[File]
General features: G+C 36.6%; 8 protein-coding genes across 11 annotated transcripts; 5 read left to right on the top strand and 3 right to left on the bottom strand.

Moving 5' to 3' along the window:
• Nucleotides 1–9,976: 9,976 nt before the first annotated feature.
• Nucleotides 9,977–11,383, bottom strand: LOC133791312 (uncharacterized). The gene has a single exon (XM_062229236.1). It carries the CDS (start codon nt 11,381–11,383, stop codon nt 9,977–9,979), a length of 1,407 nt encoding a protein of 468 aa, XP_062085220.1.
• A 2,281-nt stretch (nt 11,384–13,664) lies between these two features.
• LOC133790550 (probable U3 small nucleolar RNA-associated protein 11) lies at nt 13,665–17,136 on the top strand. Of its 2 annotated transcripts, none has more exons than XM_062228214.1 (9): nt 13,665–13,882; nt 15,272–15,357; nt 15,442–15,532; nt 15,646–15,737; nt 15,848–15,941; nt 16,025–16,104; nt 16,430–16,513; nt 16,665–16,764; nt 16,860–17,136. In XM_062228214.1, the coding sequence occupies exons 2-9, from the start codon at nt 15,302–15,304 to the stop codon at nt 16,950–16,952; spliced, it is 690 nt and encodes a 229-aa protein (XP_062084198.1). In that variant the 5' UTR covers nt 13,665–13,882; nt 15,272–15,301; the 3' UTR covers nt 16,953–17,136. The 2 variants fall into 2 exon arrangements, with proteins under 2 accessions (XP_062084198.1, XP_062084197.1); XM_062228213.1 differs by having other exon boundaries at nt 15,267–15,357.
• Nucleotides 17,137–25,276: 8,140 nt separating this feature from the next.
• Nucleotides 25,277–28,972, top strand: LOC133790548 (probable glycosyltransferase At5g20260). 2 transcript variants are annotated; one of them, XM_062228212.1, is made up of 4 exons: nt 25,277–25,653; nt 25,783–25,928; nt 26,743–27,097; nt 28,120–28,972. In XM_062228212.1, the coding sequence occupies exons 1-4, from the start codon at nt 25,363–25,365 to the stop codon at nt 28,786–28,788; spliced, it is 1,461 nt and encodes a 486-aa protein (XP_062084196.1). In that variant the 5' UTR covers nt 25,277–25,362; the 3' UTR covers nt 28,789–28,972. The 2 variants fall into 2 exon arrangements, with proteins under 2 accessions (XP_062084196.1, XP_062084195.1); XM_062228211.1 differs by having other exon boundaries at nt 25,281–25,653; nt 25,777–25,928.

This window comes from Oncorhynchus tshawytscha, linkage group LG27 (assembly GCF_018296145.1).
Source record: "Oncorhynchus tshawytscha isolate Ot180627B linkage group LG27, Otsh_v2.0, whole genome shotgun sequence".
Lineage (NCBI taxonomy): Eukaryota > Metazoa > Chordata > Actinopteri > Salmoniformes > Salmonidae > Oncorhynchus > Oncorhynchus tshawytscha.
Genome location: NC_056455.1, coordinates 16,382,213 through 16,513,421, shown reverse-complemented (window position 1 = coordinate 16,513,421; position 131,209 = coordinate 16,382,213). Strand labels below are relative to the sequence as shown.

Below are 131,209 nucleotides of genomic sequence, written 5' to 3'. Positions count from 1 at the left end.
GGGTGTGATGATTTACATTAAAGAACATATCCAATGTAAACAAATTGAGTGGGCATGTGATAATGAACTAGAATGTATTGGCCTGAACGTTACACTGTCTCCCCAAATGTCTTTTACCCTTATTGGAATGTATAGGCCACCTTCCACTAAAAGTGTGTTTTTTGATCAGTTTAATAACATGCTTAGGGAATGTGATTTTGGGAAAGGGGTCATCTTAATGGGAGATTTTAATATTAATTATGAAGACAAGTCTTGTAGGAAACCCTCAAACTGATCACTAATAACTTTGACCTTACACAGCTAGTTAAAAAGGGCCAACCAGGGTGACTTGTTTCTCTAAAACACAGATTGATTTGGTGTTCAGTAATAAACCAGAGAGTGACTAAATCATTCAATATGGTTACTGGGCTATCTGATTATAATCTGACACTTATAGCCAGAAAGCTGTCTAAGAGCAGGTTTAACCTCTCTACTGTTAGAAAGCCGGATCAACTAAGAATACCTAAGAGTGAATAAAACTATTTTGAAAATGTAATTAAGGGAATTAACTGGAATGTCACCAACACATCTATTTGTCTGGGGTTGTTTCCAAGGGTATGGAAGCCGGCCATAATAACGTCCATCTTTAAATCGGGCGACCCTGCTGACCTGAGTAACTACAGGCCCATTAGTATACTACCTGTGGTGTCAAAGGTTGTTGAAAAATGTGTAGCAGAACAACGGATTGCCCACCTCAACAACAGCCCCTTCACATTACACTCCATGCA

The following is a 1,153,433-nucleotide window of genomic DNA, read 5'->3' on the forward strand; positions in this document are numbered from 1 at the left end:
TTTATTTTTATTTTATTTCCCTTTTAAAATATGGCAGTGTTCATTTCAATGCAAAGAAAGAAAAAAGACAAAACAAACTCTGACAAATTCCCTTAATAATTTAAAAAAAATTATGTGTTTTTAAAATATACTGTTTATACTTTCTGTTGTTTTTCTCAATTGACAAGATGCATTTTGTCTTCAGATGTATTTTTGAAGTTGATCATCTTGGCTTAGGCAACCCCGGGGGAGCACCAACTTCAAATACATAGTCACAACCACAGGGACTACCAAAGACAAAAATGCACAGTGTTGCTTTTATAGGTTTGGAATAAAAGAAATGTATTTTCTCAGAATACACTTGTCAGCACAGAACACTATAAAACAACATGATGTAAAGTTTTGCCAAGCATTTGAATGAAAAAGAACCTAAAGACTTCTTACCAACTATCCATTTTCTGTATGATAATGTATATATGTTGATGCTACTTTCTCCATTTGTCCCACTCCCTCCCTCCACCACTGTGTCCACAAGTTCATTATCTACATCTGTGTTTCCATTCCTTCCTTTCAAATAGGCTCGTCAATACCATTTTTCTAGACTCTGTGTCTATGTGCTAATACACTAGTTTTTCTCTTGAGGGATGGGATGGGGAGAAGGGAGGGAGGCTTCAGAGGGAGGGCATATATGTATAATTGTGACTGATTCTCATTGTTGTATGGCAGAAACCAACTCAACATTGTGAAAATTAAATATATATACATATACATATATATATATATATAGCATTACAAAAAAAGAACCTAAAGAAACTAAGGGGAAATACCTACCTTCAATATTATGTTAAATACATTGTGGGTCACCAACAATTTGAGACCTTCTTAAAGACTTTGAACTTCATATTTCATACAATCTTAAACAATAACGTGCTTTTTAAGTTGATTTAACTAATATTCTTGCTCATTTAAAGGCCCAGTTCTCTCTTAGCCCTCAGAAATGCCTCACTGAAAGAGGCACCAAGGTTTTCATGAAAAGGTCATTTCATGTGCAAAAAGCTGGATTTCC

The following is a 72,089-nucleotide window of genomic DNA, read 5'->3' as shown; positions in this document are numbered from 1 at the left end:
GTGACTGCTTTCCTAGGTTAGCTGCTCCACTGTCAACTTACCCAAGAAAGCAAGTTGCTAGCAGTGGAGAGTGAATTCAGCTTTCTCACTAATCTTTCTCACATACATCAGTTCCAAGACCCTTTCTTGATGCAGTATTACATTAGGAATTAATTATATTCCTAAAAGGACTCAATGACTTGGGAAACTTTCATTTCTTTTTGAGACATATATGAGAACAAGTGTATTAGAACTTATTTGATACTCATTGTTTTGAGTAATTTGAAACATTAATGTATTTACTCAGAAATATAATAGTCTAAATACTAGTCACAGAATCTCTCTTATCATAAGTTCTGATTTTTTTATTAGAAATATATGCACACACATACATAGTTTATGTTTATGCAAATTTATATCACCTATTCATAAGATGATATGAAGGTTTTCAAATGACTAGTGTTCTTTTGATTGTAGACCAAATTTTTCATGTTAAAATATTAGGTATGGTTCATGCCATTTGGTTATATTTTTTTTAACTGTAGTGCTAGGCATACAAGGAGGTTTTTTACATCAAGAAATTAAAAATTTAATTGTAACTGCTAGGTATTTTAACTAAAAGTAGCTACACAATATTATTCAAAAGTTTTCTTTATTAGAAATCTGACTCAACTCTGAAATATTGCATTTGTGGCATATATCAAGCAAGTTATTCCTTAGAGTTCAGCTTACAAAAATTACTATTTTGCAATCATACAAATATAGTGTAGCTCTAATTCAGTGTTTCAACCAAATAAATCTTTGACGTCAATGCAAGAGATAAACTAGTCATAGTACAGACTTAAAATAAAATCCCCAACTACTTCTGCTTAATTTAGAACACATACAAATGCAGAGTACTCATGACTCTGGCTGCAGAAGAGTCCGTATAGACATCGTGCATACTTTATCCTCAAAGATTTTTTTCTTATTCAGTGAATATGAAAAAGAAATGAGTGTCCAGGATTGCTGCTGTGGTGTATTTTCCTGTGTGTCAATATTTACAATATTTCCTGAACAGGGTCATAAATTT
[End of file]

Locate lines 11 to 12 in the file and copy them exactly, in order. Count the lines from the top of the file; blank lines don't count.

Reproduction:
Lineage (NCBI taxonomy): Eukaryota > Metazoa > Chordata > Actinopteri > Salmoniformes > Salmonidae > Oncorhynchus > Oncorhynchus tshawytscha.
Genome location: NC_056455.1, coordinates 16,382,213 through 16,513,421, shown reverse-complemented (window position 1 = coordinate 16,513,421; position 131,209 = coordinate 16,382,213). Strand labels below are relative to the sequence as shown.